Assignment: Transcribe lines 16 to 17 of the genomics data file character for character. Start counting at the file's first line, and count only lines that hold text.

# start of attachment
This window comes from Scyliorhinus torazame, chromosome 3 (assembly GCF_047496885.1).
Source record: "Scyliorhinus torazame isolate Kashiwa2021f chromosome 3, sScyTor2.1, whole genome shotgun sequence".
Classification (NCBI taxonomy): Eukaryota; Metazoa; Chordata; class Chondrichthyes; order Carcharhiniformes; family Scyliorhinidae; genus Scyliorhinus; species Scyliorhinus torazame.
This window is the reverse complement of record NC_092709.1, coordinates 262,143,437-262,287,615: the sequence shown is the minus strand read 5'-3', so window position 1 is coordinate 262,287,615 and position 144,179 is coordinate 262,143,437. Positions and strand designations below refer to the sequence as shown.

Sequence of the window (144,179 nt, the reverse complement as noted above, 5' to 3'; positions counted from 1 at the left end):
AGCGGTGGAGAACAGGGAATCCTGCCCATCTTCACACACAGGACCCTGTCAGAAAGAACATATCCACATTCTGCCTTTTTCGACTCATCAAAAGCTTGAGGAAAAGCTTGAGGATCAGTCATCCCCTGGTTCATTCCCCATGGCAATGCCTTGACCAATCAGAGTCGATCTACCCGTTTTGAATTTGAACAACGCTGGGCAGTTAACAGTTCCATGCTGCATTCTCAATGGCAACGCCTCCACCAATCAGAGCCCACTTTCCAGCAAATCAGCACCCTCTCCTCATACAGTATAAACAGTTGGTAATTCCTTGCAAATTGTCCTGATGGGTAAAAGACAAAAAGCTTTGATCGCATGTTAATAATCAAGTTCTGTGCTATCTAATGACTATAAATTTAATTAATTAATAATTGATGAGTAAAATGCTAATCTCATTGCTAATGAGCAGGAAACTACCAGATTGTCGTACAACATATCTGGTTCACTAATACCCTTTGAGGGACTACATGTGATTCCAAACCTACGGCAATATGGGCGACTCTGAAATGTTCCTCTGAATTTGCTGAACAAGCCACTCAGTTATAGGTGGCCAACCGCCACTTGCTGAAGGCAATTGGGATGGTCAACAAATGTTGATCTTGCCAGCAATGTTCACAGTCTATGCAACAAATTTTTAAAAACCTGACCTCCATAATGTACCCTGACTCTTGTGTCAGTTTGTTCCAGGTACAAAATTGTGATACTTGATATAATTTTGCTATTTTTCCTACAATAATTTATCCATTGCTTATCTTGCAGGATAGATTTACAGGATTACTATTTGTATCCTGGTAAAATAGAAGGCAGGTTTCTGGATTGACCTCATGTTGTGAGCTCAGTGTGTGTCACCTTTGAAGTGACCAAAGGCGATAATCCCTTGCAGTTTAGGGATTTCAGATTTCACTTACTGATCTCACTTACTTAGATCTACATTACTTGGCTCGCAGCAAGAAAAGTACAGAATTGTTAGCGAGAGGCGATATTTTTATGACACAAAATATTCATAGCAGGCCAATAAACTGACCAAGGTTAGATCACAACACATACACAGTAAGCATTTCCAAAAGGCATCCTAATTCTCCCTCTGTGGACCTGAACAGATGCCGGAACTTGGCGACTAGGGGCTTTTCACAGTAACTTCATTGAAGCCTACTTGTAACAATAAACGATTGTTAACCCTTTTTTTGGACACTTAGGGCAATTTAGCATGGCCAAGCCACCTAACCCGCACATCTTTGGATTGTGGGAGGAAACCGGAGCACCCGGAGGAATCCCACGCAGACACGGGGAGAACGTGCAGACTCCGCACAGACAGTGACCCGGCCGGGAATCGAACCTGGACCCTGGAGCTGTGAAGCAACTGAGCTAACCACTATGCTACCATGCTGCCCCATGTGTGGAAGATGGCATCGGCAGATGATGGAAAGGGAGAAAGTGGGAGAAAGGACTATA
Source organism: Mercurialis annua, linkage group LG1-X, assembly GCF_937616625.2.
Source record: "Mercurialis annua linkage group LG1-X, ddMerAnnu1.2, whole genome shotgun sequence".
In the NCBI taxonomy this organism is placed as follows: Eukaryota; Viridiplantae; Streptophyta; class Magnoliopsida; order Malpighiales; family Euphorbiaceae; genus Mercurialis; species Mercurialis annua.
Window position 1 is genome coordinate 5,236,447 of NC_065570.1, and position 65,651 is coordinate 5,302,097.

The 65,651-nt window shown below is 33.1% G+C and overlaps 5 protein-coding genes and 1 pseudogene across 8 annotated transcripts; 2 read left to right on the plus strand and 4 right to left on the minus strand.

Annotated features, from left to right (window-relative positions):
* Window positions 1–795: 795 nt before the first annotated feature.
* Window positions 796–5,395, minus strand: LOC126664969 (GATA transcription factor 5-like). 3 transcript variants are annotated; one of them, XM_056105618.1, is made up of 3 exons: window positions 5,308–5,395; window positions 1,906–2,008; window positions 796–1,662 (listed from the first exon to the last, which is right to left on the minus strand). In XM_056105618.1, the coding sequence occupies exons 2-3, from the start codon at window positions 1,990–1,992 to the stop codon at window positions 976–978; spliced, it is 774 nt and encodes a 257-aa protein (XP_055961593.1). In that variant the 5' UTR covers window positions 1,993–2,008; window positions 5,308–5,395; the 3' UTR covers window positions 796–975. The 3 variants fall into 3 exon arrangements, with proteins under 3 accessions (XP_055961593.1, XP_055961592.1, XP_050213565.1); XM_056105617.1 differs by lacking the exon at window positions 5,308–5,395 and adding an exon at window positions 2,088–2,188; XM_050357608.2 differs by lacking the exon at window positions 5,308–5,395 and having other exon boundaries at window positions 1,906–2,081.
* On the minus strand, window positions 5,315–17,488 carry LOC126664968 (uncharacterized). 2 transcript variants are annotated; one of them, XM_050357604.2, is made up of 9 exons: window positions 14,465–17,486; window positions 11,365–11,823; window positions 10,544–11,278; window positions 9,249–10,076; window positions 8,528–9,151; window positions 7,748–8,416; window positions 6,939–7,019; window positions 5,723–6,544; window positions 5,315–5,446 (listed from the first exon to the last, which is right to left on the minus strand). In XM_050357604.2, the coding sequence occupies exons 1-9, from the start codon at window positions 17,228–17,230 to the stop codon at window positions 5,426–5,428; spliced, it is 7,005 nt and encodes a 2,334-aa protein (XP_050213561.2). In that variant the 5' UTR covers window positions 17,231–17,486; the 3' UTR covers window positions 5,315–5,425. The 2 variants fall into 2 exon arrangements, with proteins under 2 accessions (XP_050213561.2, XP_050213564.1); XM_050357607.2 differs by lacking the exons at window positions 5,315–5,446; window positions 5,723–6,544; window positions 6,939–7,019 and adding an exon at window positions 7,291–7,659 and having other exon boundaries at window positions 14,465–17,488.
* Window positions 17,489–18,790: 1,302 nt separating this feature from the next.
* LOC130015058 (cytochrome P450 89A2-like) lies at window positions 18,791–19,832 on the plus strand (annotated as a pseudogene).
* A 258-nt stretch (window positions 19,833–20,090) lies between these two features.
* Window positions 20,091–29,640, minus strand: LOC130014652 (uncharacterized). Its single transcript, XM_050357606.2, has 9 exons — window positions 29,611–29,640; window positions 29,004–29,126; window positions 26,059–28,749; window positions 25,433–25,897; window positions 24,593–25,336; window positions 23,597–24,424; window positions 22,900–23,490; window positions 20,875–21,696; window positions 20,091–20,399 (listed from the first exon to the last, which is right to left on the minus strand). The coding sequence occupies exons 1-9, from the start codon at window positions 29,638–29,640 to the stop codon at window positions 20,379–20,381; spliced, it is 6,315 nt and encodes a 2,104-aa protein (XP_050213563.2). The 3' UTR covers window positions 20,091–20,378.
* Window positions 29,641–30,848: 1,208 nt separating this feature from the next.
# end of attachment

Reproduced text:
* Window positions 17,489–18,790: 1,302 nt separating this feature from the next.
* LOC130015058 (cytochrome P450 89A2-like) lies at window positions 18,791–19,832 on the plus strand (annotated as a pseudogene).